Introducing… Mark Grace

In an era of big-muscled bashers, Mark Grace was an uncommon picture at first base.  Grace didn’t hit for the power of Mark McGwire, he didn’t lumber around the base like Mo Vaughn nor did he strikeout with unheard of propensity like Andres Galarraga.  Grace employed a smooth stroke that smacked out double after double while rarely striking out. 

Grace, a 24th round selection out of San Diego State University, terrorized minor league pitching before the Cubs called him up in 1988.  As a rookie, Mark didn’t have to wait on the bench, gathering splinters in his backside like so many youths – he was handed the regular first base job.  Finishing second in Rookie of the Year voting to Reds third baseman Chris Sabo, Grace hit a nifty .296 in his frosh season. 

Elevating his game in 1989, Grace had the best strikeout-to-walk ratio among NL first basemen (something he accomplished quite often in the high strikeout era in which he played).  Mark’s .314 batting average and .405 on-base percentage helped the Cubs reach the postseason.  In an NLCS loss to the Giants, Grace hit a mighty .647 with eight RBI and an otherworldly slugging average of 1.118.  But it wasn’t enough to topple the Giants.

A .300 hitter again in 1990, Grace led NL first basemen in two-baggers and stolen bases.  He paced NL first basemen in runs scored in 1991 and had a 2 to 1 walk-strikeout-ratio in 1992. 

A fine fielder, Mark fielded .998 in 1992 and .997 in 1993, winning Gold Gloves each season.  In the ’93 season, Grace showed off his penchant for the double, leading NLfirst basemen with 39 two-baggers.  His highwatermark for doubles came in 1995, an All-Star/Gold Glove year, when he led the senior circuit with51 two-base clouts.  His worth to the Cubs was never more evident than the ’95 season: Grace was the only NL first baseman to score and drive in 90 or more runs on the season.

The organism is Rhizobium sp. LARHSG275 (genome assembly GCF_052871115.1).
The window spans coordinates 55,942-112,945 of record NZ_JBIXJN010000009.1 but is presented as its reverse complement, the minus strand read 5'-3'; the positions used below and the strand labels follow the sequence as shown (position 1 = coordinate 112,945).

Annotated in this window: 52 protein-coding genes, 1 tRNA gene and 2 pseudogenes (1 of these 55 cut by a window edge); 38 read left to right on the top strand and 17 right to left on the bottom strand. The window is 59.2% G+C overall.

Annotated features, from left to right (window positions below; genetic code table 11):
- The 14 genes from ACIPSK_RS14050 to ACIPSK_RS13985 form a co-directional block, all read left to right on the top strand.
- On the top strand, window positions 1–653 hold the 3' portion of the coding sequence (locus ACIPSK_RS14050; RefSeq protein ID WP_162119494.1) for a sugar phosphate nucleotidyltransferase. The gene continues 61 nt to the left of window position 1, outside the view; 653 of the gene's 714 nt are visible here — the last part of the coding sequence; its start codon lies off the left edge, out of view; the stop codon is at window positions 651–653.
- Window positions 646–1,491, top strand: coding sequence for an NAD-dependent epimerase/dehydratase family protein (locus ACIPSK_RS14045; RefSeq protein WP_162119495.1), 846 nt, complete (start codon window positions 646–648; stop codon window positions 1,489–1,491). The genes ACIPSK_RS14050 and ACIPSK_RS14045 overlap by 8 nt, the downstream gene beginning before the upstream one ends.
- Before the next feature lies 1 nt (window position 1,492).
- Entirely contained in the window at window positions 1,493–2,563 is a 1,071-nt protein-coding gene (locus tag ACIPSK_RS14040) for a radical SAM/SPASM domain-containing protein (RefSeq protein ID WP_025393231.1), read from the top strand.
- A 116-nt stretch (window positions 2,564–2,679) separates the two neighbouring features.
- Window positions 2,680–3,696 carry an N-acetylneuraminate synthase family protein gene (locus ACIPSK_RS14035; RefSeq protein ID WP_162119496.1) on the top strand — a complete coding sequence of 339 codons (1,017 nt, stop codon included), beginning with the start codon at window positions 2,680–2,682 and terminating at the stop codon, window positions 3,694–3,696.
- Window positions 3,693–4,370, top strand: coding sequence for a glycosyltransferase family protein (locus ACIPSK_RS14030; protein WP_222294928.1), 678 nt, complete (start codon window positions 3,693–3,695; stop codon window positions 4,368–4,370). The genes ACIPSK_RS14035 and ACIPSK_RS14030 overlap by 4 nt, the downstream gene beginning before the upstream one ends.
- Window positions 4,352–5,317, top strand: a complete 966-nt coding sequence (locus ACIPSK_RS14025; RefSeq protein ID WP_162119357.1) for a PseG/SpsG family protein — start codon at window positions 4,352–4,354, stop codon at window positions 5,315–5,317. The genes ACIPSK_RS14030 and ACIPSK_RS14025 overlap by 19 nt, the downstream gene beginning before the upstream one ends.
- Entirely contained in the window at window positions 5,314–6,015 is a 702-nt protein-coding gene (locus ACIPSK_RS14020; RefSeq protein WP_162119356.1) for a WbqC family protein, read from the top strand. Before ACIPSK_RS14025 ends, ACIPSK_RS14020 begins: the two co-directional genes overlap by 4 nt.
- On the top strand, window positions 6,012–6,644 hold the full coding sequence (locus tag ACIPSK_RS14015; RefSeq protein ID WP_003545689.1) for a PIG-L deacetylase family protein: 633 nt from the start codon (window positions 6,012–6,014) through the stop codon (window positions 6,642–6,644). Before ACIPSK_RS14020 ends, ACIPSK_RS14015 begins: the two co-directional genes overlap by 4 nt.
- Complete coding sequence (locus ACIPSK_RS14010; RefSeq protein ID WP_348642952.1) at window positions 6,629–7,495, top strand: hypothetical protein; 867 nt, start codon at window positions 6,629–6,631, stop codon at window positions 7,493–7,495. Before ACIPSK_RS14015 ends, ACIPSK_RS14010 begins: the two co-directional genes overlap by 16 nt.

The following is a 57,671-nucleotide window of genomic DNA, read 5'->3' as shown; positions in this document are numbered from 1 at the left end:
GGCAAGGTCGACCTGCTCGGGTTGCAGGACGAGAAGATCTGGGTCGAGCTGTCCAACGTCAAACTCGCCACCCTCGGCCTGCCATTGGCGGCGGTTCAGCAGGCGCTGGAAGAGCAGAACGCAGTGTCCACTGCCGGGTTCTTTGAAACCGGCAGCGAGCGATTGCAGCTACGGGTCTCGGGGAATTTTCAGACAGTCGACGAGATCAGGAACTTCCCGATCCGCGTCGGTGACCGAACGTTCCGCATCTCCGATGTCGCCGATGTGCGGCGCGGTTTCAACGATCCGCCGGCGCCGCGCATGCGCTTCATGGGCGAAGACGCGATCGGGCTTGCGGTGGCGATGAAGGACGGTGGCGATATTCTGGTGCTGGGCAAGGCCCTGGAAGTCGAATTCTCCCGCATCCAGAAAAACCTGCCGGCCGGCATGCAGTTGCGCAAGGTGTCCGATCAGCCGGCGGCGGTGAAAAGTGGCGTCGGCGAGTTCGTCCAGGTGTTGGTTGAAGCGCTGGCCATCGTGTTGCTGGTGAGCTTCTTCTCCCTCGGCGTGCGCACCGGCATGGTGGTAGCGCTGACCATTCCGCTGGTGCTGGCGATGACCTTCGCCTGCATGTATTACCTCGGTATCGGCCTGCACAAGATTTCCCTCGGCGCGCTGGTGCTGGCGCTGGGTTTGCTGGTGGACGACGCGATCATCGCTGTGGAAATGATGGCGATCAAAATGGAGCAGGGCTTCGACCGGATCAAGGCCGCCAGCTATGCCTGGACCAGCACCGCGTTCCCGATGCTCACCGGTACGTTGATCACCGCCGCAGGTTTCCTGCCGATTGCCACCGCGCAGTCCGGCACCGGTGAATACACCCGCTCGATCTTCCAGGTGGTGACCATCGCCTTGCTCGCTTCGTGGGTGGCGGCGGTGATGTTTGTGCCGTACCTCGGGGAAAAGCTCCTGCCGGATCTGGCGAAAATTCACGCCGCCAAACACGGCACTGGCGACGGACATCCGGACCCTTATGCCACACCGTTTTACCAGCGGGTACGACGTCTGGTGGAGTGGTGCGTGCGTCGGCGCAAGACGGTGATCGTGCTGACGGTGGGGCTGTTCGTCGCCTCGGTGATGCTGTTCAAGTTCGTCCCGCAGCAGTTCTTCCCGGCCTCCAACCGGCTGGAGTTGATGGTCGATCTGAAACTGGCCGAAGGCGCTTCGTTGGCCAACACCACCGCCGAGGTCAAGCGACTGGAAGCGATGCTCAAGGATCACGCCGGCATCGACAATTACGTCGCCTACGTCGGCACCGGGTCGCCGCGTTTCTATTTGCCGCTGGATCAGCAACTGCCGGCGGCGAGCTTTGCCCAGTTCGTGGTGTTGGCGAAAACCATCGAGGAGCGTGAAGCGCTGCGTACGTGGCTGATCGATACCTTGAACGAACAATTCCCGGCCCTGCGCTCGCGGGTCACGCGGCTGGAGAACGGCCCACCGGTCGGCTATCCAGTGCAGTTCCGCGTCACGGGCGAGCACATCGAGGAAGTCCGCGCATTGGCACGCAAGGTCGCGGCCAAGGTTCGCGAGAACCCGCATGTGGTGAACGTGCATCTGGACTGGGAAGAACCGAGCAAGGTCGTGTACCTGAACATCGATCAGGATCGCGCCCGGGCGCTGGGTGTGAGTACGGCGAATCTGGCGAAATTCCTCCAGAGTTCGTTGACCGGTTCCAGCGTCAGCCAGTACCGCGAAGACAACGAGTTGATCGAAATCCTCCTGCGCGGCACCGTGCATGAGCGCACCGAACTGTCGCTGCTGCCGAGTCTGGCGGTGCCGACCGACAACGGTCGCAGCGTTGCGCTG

Mark had his highwater mark for batting average in 1996, stroking the onion at a .331 clip.  The top hitting first baseman in the senior circuit, Mark also flashed his usual exceptional leather, winning his fourth Gold Glove Award.  Grace committed just four errors all season.  He slugged a career high 17 homeruns in 1998, leading the Cubs to the postseason, but the Braves had their number and made short order of the baby bears.

The Cubs plummeted in the standings in 1999 but Mark kept giving the Wrigley Faithful something to watch, hitting .309 and scoring 107 runs for a last place Chicago squad.  After the 2000 season, Mark left the Cubs via free agency and signed with the Arizona Diamondbacks, who were quickly building an NL powerhouse.  Leaving Chicago in his rear-viewmirror, Mark finally got a taste of World Series play withArizona, hitting .263 with a 4 to 1 walk-to-strikeout ratio.

At the age of 38 in 2002, Mark’s numbers began to dip and by 2003 he lost his job to a young Lyle Overbay.  Ending his career as the opposite of his peers: a first baseman who made contact, lashed out doubles and not homers and walked a substantial amount more than he fanned.


G 2,245/R 1,179/H2,445/2B 511/HR 173/RBI 1,146/BB 1,075/SO 642/SB 70/BA .303/SA .442


1 comment
  1. brettkiser said:

    Move Mark Grace to a different era and he’d be a strong HOF candidate. But he played in the 1990s and was a doubles hitter; not the power hitter that his poisiton peers were. Guys like Thomas, McGwire, McGriff and Bagwll put up good homer totals while Grace hit the two-baggers. Grace does have an edge on his big basher cronies: his exceptional strikeout-to-walk ratio. Grace’s HOF chances are below average.

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